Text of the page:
"Defective organisation": who is liable and for what?
If criminal charges are brought against a company in Switzerland, they are often for “defective organisation”. This is due to the two-tier system in which – in line with Article 102 of the Swiss Criminal Code – corporate criminal liability is regulated as follows:
- Secondary liability applies to all offences or crimes that are committed within a company, but for which no natural person can be held accountable due to inadequate organisation. The primary liability applies to the natural person; the company is only liable if it is so inadequately organised that it is not possible to identify the person responsible. The company is not accused of having committed a crime in the course of its activities, but of the fact that it is not clear who is responsible for the offence.
- Primary or ‘parallel’ corporate criminal liability applies in cases of specific offences, including supporting a criminal organisation, financing terrorism, money laundering, active and passive corruption involving Swiss officials, bribery of foreign officials and bribery of private individuals. Essentially, it applies to cases where Switzerland is bound by international law to apply corporate criminal liability. The liability applies if a company has not taken all the reasonable organisational measures that are required to prevent the criminal offence in question. The accusation is therefore that, due to inadequate organisation, it was not possible to prevent the crime. The company is then liable irrespective of the criminal liability of the natural person – both the natural and the legal person can be convicted.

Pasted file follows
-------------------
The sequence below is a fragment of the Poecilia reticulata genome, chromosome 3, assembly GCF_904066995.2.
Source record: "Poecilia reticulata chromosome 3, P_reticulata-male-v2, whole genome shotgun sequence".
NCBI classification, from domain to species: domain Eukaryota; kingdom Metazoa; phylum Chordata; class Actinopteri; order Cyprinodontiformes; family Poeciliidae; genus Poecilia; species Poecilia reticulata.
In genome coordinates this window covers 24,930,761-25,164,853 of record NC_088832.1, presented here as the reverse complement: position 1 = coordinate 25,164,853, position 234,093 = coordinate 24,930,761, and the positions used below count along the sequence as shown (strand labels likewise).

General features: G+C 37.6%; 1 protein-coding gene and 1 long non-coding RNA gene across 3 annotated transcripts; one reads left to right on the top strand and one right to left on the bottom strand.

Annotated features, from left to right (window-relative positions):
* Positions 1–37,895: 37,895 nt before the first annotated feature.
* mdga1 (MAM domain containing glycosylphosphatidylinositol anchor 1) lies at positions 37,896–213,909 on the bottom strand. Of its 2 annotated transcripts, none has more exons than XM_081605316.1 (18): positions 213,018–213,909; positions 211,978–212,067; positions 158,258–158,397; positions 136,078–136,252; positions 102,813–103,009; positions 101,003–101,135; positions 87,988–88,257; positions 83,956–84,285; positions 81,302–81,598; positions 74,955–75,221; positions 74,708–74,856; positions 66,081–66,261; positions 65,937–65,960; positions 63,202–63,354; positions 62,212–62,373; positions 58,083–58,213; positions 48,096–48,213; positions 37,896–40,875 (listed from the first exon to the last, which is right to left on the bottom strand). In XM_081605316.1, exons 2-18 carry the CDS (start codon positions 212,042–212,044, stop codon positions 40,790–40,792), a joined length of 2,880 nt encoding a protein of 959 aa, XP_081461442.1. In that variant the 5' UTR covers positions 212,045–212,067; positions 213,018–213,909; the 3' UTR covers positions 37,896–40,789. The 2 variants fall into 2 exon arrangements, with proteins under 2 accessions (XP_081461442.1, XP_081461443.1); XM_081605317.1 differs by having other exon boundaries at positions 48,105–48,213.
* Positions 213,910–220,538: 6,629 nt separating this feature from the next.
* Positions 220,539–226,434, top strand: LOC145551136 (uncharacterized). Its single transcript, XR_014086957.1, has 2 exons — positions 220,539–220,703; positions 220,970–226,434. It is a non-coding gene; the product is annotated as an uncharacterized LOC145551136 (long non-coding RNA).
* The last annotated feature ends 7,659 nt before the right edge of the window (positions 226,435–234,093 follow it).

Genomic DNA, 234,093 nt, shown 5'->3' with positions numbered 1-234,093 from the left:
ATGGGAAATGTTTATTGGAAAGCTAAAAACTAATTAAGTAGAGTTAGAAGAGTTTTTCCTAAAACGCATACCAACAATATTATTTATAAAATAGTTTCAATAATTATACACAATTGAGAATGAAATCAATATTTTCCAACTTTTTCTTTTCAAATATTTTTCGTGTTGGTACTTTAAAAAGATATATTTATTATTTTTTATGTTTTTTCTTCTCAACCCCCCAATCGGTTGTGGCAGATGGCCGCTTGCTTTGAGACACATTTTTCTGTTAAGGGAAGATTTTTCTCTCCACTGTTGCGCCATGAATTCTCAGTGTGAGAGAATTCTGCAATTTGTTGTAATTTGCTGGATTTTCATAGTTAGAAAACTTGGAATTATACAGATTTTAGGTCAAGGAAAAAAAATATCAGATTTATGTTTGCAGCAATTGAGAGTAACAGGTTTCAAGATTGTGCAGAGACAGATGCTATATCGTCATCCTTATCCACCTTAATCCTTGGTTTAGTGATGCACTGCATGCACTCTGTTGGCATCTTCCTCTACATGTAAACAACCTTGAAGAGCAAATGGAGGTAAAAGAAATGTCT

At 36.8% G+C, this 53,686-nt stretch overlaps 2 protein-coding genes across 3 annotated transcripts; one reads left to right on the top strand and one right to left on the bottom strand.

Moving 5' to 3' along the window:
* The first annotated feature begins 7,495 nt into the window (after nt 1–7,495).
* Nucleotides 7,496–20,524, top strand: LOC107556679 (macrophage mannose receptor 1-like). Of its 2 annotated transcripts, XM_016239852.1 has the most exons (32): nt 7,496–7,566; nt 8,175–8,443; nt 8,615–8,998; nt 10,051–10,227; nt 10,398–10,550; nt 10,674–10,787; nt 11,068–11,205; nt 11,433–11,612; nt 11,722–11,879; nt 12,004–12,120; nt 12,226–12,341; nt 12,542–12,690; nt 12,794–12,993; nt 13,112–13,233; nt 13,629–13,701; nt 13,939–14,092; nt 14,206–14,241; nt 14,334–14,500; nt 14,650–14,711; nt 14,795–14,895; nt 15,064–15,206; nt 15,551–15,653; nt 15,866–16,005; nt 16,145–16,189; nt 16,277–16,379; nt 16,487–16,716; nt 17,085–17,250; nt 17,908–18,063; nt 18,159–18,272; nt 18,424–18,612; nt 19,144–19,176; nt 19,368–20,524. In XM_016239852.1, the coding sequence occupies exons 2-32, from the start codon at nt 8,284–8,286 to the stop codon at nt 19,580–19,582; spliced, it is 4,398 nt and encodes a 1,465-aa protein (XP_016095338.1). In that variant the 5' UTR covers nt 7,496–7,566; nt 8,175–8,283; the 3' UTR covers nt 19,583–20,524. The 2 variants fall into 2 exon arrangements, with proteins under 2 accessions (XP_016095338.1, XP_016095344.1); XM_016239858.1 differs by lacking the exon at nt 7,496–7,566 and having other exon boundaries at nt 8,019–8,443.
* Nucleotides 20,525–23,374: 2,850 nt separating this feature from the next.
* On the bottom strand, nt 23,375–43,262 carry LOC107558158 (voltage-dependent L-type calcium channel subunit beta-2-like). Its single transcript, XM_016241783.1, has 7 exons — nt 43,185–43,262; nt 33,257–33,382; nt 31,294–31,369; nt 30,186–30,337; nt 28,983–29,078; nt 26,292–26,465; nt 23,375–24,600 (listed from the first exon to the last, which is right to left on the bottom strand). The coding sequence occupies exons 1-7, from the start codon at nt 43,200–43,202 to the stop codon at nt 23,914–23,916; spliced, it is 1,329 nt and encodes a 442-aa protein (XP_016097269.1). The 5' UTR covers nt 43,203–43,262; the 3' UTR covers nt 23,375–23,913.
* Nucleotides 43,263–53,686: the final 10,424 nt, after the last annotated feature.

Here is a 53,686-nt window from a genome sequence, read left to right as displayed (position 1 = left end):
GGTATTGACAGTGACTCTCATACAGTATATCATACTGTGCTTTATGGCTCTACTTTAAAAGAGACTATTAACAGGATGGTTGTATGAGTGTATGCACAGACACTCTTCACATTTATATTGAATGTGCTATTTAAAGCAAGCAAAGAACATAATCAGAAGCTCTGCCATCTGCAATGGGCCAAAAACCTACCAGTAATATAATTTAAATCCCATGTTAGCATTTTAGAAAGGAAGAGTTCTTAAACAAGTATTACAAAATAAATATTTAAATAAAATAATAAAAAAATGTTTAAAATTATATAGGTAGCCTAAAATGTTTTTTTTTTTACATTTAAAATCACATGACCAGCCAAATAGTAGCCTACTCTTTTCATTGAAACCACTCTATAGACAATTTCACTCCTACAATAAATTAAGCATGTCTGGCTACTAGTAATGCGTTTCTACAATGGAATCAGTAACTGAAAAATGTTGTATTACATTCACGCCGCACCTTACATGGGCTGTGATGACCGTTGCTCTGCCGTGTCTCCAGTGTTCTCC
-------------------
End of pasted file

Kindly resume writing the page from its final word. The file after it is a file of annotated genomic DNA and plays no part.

Necessary and reasonable organisational measures include carry out due diligence as required by civil law when selecting employees as well as organising and monitoring the company’s operations. Additional responsibilities apply, such as the standard practices in the industry in question and international ‘soft law’, i.e. agreements or declarations of intent that are not legally binding. Fundamentally, company leadership must analyse operational threats and risks on an ongoing basis and implement corresponding mitigation measures. The law clearly requires a risk-based approach.
In Switzerland the Office of the Attorney-General is standard-setter in terms of defining the legal requirements imposed on corporate organisation. By way of an example, the conviction of commodity trader Gunvor demonstrates what the Swiss Attorney-General expects from Swiss companies in terms of adequate organisational measures to prevent corruption:
- Assess the risk of corruption in the company in light of its (business) activities; the context in which these activities are undertaken (in particular country risk and cooperation with Politically Exposed Persons, PEPs) and the size of the company;
- Implement anti-corruption measures, namely an adequate compliance programme;
- Implement a code of conduct (‘tone from the top’), internal guidelines with a particular focus on the management of agents and other intermediaries and processes on fighting corruption;